DeVito's speech from Other People's Money

Duke student asks an interesting question. I just wish she had a better answer.

Believe it or not, I'm actually typing this column while sitting in the back of one of my classes. I won't tell you which class, because that could threaten my participation grade, which I sorely need. This will be our little secret.

Right now I am sketchily hunched over my laptop, peering around to make sure my fellow classmates don't realize what's going on. I fear that they, along with the professor, will discover that I am not actually a digital hipster student of the 21st century taking notes on the computer, but rather someone who just doesn't want to pay attention during her last lecture class before Spring Break.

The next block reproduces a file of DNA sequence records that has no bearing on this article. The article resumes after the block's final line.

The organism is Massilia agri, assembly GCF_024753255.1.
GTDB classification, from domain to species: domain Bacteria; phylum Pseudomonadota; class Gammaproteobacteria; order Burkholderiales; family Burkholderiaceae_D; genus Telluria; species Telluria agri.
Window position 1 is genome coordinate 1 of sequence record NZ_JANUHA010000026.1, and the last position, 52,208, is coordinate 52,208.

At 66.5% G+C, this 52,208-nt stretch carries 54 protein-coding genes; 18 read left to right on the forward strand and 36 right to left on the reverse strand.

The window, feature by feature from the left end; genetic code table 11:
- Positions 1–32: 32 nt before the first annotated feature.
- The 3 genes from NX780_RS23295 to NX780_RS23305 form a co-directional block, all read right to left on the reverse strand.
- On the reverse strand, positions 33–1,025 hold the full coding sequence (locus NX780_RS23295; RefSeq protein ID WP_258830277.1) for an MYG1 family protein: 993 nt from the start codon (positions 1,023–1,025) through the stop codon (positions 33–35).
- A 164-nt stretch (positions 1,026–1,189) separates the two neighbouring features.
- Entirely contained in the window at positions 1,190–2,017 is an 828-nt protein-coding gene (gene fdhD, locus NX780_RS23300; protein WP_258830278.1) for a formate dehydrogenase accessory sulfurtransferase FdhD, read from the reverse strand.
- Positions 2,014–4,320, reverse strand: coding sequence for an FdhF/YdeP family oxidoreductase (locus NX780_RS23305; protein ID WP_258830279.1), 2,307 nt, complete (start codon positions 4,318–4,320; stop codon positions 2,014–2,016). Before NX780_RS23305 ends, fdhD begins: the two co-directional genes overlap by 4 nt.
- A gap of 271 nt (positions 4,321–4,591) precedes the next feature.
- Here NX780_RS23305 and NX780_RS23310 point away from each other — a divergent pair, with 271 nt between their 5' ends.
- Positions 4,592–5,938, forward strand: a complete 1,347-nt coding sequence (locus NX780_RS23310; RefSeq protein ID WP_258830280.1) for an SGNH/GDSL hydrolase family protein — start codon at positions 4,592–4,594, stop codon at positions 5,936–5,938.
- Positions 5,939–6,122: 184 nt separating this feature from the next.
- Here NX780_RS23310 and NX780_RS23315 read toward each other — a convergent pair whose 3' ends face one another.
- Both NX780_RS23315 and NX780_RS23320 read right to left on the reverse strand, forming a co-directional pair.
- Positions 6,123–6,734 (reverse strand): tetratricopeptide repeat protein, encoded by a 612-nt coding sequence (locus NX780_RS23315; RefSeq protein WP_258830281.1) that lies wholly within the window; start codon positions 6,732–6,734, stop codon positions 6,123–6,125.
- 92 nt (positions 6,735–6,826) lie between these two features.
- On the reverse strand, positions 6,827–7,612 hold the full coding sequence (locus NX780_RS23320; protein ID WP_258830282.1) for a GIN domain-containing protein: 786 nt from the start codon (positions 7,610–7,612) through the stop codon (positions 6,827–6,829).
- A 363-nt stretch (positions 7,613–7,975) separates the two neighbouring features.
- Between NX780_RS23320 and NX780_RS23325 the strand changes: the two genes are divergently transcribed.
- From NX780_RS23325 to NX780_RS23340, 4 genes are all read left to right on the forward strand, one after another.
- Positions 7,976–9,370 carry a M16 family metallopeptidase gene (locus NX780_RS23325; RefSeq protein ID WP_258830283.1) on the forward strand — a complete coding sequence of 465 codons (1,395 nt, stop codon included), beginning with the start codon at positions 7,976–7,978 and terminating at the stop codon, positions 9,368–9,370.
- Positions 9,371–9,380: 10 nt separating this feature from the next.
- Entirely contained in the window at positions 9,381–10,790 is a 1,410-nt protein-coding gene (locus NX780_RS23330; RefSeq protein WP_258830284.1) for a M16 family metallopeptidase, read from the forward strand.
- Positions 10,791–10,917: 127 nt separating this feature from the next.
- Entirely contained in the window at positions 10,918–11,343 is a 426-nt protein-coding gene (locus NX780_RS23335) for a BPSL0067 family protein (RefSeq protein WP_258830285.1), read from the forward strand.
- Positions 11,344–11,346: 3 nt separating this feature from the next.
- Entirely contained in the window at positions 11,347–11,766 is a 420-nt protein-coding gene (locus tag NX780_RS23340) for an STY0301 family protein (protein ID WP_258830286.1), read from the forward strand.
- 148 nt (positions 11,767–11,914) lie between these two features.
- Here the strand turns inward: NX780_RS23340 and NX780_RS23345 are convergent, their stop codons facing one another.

As I defensively glance around the room, I realize that I am not alone in pulling off this brilliant ruse. Even the students without laptops are either doodling in their notebooks or awkwardly flipping through a copy of The Chronicle balanced between their knees and the desk.

And it occurred to me: Why are we here?

Why are our parents paying $45,000 so we can do the Sudoku while a high-strung Ph.D. student talks at us for 75 minutes?

Because the fact is, we just aren't listening anymore.